Having said that, not many Arthis (as they like to operate in the shadow economy) are expected to come forward and join. However, there is ample room in the market for EWRF to nurture and develop into a significant player. Right now, banks (such as HBL) are already financing tens of thousands of farmers and they are availing bank financing as they see value addition for them. EWRF could be attractive for many farmers too. Once farmers understand the value, they would surely come.
The value is to get financing without any outside collateral and existing banking relationship. Farmers would not need to submit passbooks and would not need to take multiple approvals. The loan processing time would be 1-3 days instead of a few weeks. Effort should also be made to include remote players as trading of these receipts is important. Here the role of NCCPL (National Clearing Company of Pakistan Limited) is important. This would give confidence to traders and exporters to join the ride. Right now, the focus is to develop the model in two crops — maize and paddy — where the challenges are less. However, to get it up to the scale in the long-term other commodities, especially wheat, should be part of it.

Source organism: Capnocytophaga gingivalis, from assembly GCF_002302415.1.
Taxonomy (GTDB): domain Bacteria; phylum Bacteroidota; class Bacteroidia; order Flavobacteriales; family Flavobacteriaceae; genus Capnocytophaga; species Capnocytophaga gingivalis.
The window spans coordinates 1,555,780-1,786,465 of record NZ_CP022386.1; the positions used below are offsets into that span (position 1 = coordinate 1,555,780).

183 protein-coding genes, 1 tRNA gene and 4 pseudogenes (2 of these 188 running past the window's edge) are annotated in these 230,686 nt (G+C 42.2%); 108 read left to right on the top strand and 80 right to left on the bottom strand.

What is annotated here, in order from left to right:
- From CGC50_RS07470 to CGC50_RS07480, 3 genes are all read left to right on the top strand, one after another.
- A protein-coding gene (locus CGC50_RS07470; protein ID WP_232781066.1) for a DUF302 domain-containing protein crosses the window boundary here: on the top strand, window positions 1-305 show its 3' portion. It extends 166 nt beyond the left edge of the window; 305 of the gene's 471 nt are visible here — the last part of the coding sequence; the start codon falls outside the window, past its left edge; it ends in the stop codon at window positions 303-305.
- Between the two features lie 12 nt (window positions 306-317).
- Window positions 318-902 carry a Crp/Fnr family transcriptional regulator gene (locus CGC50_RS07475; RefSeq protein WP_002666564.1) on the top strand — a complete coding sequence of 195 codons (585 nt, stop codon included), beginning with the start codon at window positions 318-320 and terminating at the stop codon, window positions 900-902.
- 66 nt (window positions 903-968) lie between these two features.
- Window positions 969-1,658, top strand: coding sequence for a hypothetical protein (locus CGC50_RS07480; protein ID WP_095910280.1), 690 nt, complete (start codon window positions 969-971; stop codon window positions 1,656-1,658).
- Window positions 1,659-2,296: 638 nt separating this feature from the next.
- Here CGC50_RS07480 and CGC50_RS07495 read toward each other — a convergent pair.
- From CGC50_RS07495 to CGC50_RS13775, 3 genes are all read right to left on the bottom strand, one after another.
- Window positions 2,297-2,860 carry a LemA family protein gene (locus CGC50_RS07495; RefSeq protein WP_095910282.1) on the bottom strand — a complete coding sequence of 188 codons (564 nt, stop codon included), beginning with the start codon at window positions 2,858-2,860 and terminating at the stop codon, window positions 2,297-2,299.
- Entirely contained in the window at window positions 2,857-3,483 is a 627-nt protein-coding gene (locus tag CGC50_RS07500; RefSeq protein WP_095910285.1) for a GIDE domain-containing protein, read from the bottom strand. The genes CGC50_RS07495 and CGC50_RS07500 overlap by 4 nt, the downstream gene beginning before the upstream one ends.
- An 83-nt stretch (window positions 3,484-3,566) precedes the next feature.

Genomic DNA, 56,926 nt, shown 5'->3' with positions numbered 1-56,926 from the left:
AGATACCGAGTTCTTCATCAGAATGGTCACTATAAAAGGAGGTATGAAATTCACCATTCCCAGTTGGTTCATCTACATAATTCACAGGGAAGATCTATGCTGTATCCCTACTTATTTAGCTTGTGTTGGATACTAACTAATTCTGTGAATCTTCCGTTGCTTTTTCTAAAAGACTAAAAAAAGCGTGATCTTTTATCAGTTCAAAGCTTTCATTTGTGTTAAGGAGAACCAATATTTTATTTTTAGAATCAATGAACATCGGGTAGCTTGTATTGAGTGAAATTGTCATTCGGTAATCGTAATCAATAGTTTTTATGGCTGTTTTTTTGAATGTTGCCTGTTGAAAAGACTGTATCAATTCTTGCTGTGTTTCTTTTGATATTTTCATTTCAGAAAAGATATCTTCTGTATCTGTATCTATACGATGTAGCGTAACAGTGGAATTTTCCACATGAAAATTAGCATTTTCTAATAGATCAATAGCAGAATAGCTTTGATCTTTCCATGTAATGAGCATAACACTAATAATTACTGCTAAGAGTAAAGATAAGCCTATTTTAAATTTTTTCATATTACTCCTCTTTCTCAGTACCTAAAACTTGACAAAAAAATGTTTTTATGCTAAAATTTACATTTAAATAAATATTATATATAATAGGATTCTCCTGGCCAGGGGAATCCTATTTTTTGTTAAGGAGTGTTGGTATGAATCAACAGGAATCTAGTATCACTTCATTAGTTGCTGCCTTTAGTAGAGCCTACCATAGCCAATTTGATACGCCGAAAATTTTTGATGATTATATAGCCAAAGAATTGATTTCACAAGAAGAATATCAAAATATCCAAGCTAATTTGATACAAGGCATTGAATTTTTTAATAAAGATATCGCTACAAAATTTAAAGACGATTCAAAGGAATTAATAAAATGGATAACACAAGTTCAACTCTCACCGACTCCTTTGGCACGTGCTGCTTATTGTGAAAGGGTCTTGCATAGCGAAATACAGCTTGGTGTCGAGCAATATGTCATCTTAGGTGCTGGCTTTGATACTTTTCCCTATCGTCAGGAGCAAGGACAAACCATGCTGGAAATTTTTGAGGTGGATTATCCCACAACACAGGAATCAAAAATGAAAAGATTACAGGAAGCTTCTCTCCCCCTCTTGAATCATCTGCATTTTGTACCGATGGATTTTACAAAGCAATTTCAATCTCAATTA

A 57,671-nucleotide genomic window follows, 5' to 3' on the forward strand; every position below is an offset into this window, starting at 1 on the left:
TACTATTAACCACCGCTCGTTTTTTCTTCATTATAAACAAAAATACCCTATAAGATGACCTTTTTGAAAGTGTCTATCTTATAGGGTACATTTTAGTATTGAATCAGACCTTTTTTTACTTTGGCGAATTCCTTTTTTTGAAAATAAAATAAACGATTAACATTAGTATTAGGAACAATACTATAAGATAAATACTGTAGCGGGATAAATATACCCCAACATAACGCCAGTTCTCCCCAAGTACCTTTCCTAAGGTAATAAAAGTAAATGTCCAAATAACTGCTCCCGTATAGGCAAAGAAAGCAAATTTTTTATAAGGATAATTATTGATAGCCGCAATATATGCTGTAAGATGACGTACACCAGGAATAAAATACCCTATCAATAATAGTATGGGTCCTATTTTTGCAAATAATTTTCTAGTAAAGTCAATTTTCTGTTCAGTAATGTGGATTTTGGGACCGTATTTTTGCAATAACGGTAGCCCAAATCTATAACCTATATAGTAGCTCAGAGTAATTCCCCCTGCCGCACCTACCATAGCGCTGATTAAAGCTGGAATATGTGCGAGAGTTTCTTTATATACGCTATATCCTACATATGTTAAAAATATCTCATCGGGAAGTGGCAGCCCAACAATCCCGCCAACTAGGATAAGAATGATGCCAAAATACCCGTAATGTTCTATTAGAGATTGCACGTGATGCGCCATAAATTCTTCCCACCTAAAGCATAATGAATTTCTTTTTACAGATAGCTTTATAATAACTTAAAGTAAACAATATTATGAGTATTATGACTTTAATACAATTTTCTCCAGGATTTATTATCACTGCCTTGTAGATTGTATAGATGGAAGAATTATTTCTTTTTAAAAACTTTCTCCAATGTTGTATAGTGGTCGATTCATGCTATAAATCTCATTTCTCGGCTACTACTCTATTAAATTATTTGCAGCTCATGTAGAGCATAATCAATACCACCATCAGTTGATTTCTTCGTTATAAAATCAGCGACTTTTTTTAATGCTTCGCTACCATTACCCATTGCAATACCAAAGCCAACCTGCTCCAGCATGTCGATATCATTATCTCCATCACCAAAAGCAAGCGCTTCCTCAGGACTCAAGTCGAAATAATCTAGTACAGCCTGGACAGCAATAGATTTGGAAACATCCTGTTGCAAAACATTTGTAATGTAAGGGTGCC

Wheat is a difficult nut to crack. The government’s involvement is far too much in wheat buying, selling and fixing prices. Primarily, wheat, like sugar, is a politicized commodity and banks are not comfortable with it. There are fears that accountability agencies may poke their nose if ERWF has wheat in it. The government needs to understand that the sums it spends through PASSCO and other agencies in wheat commodity financing can substantially be reduced if wheat farmers get private EWRF. But that is a long shot. For having wheat and others in EWRF the success needs to be demonstrated in maize and paddy in a significant manner.